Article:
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22 Star White Prem AWD EX ordered 11/12/21
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I expected someone would have posted about this news by now. If I missed the post, my apologies.

This news (see link below) came out last week at a dealer's convention in Las Vegas. I really like the dealer I have and will be very unhappy with Ford if my dealer drops EVs. because of this. I'm curious what others think about it? I like the idea of getting more fast chargers out there. In my area, there are few, if any, to be found with most of the ones out there being 6 or 11 kw. However, the new requirements also concern me. How many dealers are going to pay the suggested $1,000,000 or greater price tag to sell and service EVs? It is very difficult to even get an EV around here to begin with. We all know about the long wait for the MME. While I waited for mine, I had learned from the dealer that they had a number of people wanting the new Lightning but they were allowed only ONE vehicle to order and sell this entire calendar year. At that rate, it takes a long time to pay off $1,000,000. I live in a very rural area. The town where the dealer is located has a population of 4,500 people. The dealer does move a lot of vehicles and, hopefully, they can do the same with EVs assuming they can get them. So, after saying all that, my primary concern is that this could cause my dealer to stop selling EVs. If that happens, I assume they will not service my MME and the next closest dealer would be at least an hour away. So, I'm concerned. Did Ford put enough thought into this decision? (Maybe it's not a big deal in large, metropolitan areas.) Are there cheaper/easier ways for dealers to comply? Does Ford care that this could leave some of us without a local dealer to service our vehicles?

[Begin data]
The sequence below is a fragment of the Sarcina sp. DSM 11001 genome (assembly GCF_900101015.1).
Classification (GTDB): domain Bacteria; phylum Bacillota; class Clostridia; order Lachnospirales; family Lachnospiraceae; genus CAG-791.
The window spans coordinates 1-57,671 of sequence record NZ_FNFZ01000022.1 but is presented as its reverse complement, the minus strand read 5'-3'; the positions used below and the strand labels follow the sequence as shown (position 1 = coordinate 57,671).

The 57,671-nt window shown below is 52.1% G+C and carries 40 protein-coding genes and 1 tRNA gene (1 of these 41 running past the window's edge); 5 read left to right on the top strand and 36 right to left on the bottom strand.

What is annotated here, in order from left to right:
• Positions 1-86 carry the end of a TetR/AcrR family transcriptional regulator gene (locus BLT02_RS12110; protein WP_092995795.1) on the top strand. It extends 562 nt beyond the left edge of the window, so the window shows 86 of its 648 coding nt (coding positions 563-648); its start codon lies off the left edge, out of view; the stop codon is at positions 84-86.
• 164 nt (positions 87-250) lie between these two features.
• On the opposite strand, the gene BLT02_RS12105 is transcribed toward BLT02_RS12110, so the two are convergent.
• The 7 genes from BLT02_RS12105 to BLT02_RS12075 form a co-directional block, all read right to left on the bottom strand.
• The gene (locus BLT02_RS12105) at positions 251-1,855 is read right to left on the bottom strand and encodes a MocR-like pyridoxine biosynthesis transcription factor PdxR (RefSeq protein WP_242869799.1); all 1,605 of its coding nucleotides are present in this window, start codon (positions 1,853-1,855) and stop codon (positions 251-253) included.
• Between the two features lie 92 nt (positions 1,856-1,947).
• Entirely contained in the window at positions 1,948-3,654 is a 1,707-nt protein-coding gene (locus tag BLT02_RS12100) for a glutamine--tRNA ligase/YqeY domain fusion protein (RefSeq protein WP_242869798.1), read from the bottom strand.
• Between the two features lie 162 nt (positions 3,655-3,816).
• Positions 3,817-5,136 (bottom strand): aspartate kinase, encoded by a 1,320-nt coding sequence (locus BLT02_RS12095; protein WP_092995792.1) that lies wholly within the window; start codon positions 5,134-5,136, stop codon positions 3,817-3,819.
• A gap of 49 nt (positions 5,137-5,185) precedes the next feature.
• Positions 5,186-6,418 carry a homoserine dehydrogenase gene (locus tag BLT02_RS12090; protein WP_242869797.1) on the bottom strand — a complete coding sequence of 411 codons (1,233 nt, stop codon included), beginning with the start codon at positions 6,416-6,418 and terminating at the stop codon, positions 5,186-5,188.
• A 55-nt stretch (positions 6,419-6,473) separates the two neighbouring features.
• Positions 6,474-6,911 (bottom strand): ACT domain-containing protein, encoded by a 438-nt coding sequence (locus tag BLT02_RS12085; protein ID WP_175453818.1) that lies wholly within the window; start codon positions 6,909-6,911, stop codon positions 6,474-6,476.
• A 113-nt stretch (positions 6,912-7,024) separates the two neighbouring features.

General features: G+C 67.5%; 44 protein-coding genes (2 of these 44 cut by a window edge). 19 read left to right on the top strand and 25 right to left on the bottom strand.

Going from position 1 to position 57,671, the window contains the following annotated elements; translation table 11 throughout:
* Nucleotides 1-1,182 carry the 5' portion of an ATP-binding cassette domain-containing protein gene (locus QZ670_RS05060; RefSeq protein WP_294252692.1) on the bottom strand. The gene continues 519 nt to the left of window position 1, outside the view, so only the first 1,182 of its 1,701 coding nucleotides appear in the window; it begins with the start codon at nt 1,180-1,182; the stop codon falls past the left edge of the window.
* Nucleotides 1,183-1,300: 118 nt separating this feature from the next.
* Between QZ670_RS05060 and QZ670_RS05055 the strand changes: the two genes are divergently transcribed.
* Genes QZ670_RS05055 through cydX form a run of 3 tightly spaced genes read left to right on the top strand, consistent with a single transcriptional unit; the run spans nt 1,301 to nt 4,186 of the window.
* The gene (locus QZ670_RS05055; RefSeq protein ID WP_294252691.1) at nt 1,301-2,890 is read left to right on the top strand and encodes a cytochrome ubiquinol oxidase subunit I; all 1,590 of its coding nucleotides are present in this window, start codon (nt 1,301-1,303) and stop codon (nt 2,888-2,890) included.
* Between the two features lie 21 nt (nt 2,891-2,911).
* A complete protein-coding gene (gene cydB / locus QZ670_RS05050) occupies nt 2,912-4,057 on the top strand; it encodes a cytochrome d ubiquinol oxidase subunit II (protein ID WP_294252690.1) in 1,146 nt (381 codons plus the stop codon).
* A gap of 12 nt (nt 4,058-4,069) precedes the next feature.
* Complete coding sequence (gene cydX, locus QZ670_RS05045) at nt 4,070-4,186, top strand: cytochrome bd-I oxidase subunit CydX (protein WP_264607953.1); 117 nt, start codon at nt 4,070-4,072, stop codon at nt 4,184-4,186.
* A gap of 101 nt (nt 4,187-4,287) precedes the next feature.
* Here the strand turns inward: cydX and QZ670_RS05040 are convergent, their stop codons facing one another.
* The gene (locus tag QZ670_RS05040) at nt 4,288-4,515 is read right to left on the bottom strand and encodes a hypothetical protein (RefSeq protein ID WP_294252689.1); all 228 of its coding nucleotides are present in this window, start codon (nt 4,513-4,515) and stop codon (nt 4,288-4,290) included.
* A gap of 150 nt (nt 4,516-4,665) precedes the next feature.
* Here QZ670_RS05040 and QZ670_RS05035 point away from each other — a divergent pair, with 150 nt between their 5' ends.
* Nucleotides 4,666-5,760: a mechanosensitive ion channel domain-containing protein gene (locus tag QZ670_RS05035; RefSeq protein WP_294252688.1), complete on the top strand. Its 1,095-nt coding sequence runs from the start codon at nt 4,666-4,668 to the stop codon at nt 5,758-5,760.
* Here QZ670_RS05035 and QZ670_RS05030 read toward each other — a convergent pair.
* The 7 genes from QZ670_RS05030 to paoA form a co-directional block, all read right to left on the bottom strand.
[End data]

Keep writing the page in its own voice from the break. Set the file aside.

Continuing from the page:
I'm curious to hear thoughts from others.

Ford Gives Dealers Six Weeks To Decide If They Want To Continue Selling EVs
 

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Going forward, by 2030 if the dealer does not have the facilities in place for EV's, what is he going to sell?

Ford has made a commitment to EVs and away from ICE. You, me and the dealer knows this. So this is no surprise to the dealer.

So if your dealer wants to continue as a Ford dealer he has no choice. If he does not want to make the commitment, I suspect he will sell the dealership to some one who does.

In New York we had a similar situation with the NY Mets: The Wilpons (prior owners) were not in a position to make the financial commitments necessary for a successful baseball team. The Mets were sold to Steve Cohen and two years later, with a large financial commitment from Cohen, the Mets are in first place.
 

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There is a lower-cost $500k option, the dealer doesn’t have to commit to the $1m+ Elite status. All options include training of EV tech personnel, shop modifications, branding, and public charging infrastructure.

From what I read, the biggest cost-difference between normal and Elite status is the charging infrastructure. Normal requires only one publicly available high-power DCFC charger (I assume 350kW, based on the cost-commitment), the Elite requires two, and another smaller unit in the shop. But if they are not Elite status, they will have a hard-cap on how many EVs they are allocated.

I hope Ford Credit extends dealerships special rates for loans to help fund this transition .

More details here:
Ford Gives Dealers Six Weeks To Decide If They Want To Continue Selling EVs
 
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